Palo Alto High School's News and Features Publication

Verde Magazine

Verde Magazine

Verde Magazine

Experiencing Roe reversal: Navigating college admissions post-SCOTUS decision


Sunny or snowy? Urban or rural? Close to home or the further the better? These are all factors students have traditionally considered when applying for colleges. But in the wake of the U.S. Supreme Court’s 6-3 decision to overturn the landmark Roe v. Wade decision on June 24, students are also grappling with its implications on their college experience. 

Following the ruling, states are now allowed to determine their own restrictions regarding the right to an abortion. As of September, 12 states, almost all Republican-controlled, have completely banned abortions and an additional nine have attempted to ban abortion, but had the request blocked by courts. Some states where abortion remains legal have implemented strict bans on abortions during the early stages of pregnancy.

The ruling has garnered polarizing responses, and the right to an abortion remains vulnerable across the country. Meanwhile, students are heading off to college.

In California, a state where the pro-choice movement holds an overwhelming majority according to the Public Policy Institute of California, students have their right to an abortion protected. Many, like Palo Alto High School senior and Palo Alto Unified School District Board Representative for the Associated Student Body Johannah Seah, are concerned about moving for college to a state where this is not the case.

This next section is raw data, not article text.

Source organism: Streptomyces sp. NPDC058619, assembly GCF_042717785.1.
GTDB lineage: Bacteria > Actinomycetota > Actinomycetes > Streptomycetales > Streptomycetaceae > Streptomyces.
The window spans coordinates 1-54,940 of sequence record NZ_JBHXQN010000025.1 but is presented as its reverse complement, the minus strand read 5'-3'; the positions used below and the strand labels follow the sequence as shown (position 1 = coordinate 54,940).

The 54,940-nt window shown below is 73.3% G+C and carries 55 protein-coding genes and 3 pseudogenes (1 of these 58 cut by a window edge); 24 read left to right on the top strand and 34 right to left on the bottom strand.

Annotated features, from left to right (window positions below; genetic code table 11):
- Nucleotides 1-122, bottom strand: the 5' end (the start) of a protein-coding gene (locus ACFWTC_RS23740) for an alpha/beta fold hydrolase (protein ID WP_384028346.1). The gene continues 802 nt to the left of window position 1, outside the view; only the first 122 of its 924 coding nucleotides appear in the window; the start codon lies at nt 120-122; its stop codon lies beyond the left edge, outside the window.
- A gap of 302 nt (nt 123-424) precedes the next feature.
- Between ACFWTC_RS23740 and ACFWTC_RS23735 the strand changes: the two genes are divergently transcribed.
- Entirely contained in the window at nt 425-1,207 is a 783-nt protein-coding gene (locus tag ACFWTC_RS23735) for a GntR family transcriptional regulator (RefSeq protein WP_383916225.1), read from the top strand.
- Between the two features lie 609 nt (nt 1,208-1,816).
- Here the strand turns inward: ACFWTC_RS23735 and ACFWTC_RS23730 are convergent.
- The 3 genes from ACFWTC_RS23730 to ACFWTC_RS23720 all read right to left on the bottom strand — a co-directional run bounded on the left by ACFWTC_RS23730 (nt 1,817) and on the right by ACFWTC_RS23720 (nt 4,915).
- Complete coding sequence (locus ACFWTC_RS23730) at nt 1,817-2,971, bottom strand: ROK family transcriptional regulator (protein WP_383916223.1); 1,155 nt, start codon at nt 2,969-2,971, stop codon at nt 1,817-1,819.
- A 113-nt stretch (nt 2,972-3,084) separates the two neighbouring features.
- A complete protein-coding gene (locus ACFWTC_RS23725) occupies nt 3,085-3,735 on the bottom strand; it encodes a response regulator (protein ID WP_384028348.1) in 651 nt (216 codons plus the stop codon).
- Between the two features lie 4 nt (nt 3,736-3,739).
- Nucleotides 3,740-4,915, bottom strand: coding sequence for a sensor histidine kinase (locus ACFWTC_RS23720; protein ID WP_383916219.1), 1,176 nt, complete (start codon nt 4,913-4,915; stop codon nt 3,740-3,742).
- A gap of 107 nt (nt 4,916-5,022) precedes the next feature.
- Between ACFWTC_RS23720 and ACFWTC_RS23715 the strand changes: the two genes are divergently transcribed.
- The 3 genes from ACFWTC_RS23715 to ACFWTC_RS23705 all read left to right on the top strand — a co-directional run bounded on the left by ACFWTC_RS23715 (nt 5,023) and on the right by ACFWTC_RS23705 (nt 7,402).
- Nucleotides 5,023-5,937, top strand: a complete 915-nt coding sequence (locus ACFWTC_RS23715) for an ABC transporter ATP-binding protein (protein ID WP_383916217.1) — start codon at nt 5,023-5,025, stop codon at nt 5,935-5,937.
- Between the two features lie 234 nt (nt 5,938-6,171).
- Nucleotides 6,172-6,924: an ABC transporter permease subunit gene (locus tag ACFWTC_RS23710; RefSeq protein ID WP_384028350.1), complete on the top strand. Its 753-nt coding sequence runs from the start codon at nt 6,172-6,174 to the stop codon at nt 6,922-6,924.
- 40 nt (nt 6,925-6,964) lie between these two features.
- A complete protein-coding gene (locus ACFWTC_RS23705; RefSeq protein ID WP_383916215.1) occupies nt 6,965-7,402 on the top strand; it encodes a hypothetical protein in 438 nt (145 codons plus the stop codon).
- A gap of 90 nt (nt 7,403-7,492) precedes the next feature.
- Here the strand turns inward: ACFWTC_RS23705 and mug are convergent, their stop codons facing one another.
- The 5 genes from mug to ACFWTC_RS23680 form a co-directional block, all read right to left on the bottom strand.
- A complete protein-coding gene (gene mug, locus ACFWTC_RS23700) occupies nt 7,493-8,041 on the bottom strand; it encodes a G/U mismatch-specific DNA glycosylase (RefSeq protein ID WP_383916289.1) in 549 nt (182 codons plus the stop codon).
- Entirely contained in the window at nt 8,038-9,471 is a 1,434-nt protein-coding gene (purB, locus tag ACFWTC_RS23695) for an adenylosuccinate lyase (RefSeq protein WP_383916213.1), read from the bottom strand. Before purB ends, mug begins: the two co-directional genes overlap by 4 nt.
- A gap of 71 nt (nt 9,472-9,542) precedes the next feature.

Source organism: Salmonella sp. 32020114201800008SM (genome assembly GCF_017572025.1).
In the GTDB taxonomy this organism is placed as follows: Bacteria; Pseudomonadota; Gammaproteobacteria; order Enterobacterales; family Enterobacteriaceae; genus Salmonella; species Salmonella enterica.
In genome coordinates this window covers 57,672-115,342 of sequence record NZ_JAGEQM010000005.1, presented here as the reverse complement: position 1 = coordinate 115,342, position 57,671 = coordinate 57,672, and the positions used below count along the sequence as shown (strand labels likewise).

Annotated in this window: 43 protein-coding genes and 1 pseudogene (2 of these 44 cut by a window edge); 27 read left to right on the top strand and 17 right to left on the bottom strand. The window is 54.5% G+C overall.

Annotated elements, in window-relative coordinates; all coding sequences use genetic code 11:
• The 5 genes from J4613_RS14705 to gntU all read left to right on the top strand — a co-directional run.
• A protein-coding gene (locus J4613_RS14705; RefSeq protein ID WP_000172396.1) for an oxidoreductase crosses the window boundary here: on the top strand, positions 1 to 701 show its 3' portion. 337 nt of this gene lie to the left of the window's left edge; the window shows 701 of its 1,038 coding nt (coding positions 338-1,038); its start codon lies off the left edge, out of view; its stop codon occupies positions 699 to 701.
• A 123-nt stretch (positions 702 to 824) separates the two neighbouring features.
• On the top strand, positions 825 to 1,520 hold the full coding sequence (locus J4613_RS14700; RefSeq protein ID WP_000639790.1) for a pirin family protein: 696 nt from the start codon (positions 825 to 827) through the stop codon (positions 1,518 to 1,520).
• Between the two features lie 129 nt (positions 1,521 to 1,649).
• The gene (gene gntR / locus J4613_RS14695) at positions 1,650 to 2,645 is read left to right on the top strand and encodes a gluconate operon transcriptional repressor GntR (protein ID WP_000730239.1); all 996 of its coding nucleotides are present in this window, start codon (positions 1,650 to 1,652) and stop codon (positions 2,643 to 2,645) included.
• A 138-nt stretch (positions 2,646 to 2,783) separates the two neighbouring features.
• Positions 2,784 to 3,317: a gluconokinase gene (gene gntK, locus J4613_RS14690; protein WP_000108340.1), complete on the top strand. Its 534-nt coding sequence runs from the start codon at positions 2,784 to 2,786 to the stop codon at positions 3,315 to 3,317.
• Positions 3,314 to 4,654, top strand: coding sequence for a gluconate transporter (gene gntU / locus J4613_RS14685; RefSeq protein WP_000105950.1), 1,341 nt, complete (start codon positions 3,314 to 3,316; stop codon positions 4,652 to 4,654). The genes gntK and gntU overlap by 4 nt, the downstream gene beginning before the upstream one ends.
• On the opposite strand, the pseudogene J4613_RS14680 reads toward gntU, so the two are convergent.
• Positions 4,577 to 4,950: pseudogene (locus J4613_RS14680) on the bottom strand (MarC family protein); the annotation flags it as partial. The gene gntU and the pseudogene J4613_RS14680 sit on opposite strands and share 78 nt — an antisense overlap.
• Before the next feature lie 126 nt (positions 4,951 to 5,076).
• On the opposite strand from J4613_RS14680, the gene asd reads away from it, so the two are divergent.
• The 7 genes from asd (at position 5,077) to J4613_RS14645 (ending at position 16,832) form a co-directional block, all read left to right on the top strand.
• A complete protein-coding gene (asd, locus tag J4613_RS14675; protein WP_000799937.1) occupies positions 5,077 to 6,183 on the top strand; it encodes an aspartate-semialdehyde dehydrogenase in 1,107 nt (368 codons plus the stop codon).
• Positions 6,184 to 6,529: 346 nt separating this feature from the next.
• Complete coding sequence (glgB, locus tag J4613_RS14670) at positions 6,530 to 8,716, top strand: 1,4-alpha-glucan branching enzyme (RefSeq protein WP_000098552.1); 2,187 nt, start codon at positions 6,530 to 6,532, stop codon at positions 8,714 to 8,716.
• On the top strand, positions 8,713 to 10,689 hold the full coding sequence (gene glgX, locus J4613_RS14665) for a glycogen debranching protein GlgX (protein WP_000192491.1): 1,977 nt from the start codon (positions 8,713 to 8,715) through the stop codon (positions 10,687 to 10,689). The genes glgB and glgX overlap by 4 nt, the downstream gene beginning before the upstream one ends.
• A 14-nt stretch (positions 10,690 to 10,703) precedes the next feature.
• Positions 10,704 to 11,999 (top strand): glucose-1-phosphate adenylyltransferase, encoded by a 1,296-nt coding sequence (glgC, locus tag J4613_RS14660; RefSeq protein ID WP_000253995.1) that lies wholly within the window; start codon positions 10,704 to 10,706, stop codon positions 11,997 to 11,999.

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“I think it [the overturning of Roe v. Wade] just made me kind of scared,” Seah said. “I’ve already understood that the world is not a place that’s welcoming for me, but it’s definitely not easy to have to reckon with the future where I always have the possibility of being assaulted, and then having no right to decide what to do after that.”

“I always have the possibility of being assaulted, and then having no right to decide after that.”

— Johannah Seah, senior

Seah said she intentionally will not be applying to college in states where abortion is, or potentially will be, restricted.

“I’ve always been wary,” Seah said. “Obviously California isn’t the perfect utopia, but it’s definitely better than any other state where abortion is banned.”

Even for seniors such as Felix Blanch, for whom abortion access may not be a top concern, many are still concerned about the precedent set by the ruling and say they will not be attending college in states restricting abortion rights.

“I wasn’t going to apply to all those [colleges] in those states, just because conservative states already had a lot of laws that I disagreed with,” Blanch said. “So in that way, it [the new legislation] didn’t affect much, but it really did reaffirm my choice not to do that.”

Others, such as senior Kylie Tzeng, are still willing to apply in states that have restricted abortion, and believe that there are more important considerations when choosing colleges. 

“If it was my dream school in a state where they banned it [abortion], versus a random school in a state where it’s open, I would pick my dream school,” Tzeng said.